Striking miners urged to return to work
Johannesburg - Striking mineworkers at the Impala Platinum mine in Rustenburg were urged to go back to work by the National Union of Mineworkers (NUM) on Saturday.
"The NUM is committed to a peaceful resolution at Implats and appeals to all its members and workers in general to return to the operations next week when their issues are being addressed," spokesman Lesiba Seshoka said.
The protests began in Phokeng on Thursday, with mineworkers apparently intimidating and assaulting people trying to get to and from work in the township outside Rustenburg.
They barricaded roads heading towards Freedom Park and threw stones at cars and looted shops. The crowd also torched a satellite police station in Freedom park.
Seshoka said the union met with Impala Platinum management on Friday night in an attempt to resolve the current impasse in Rustenburg.
"The company agreed to re-employ all the 17 200 workers and that as soon as all the workers are back at work, both NUM and Implats will meet to engage on all outstanding issues."
He said these issues would include the disparities between the bonuses given to miners which excluded the rockdrill operators as well as issues of re-instatement.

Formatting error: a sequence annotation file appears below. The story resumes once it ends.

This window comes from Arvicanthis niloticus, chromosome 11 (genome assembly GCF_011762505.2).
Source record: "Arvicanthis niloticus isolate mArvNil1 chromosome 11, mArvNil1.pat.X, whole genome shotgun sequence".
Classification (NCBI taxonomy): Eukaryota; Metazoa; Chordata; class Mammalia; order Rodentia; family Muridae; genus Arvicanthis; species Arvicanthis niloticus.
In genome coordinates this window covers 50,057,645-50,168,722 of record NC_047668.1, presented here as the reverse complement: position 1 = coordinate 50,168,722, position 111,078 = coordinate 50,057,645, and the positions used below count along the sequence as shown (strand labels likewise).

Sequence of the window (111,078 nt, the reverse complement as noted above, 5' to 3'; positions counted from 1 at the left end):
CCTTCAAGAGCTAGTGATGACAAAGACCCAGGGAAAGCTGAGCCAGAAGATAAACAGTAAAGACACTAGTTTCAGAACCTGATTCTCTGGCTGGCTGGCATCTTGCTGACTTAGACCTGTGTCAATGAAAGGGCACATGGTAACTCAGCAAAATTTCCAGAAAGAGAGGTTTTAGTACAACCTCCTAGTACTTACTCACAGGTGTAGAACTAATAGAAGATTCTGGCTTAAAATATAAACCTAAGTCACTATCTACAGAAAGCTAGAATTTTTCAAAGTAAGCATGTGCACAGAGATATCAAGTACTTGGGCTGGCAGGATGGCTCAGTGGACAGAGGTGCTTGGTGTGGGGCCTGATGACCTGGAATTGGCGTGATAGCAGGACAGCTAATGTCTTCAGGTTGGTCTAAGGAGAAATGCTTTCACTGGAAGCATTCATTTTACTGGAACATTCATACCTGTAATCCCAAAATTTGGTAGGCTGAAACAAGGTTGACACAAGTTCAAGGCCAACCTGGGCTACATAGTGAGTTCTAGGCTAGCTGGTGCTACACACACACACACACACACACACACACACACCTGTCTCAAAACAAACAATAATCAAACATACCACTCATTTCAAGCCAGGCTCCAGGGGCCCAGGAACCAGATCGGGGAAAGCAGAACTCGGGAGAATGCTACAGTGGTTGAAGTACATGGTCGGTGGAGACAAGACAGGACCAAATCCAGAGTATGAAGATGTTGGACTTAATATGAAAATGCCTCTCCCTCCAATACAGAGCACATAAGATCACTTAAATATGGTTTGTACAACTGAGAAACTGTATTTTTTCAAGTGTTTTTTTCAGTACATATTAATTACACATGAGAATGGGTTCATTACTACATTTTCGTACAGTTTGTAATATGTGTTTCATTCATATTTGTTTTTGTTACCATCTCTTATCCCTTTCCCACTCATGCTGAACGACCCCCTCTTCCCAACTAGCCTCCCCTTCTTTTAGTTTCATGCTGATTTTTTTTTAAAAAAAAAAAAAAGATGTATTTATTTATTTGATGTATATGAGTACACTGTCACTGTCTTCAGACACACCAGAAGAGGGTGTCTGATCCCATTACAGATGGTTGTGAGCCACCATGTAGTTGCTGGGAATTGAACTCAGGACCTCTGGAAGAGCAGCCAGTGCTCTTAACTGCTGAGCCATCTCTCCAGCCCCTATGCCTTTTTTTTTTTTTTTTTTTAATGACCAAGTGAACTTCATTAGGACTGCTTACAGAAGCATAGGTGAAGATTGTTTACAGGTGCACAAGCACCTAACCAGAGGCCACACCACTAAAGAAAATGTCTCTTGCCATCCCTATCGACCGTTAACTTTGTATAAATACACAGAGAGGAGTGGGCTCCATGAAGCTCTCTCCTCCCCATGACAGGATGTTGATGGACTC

However if Impala Platinum failed to meet its commitments when all workers returned to work, the union would call a general strike at the company's operations.
The union appealed to its members to disregard ill-fated advice from anti-revolutionary forces in and around Rustenburg, Seshoka said.
"The NUM strongly condemns the violent behaviour demonstrated by criminal elements taking advantage of the volatile situation and appeals for calm as well as to the law enforcement agencies to make decisive intervention whenever violence raises its ugly head."
On Saturday North West police said most of the striking workers had dispersed for the weekend.
"There is nothing new at the mine. I think the workers have probably all gone home for the weekend, " said Brigadier Thulani Ngubane.
He said police maintained a heavy presence around Rustenburg to keep watch through the weekend.
Six workers were arrested on Friday after they allegedly looted a bottle store near the mine.
Ngubane said about 3000 workers gathered at the mine on Friday morning and had intended to march to the home of the king of the Royal Bafokeng nation, Kgosi Leruo Molotlegi, to hand over a memorandum.
However, their plans were thwarted by police because they did not have permission to march.
On Thursday, the situation at the mine was hostile and tense, and more than 100 mineworkers were arrested after violent protests.
The mineworkers were fired after a dispute over a retention bonus and an illegal strike.
The first to be dismissed were about 5000 rock drillers when they refused to accept that they would not get the bonus.
They then went on an illegal strike.
The rest of the over 17,000 workers were later fired for not being at work.
Impala said it had lost production of 60,000 troy ounces (1866kg) since the start of the strike almost a month ago.